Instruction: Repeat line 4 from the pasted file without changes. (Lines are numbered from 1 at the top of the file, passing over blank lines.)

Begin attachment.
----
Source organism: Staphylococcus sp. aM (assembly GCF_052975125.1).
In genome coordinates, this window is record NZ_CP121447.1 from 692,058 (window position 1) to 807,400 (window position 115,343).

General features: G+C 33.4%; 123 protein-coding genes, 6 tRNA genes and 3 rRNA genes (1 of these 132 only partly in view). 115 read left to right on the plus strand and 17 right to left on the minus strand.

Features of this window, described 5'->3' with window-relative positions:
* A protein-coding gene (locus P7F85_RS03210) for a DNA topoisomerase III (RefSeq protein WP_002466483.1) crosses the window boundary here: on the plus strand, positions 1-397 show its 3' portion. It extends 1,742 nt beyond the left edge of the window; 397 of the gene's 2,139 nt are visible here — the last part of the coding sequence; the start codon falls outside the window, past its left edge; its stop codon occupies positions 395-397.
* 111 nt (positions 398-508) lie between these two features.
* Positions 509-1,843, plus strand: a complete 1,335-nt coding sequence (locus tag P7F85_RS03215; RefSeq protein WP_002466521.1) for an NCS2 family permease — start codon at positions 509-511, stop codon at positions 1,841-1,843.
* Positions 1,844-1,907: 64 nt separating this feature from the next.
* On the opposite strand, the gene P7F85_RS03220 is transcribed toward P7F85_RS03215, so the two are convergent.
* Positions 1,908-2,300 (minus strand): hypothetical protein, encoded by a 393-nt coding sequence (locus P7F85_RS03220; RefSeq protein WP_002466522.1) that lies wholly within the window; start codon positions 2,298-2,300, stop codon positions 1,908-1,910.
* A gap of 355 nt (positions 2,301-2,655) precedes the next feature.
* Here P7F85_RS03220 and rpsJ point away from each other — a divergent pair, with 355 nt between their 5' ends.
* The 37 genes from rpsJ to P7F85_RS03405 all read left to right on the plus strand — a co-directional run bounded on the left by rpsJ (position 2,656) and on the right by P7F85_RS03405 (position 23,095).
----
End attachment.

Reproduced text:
Features of this window, described 5'->3' with window-relative positions: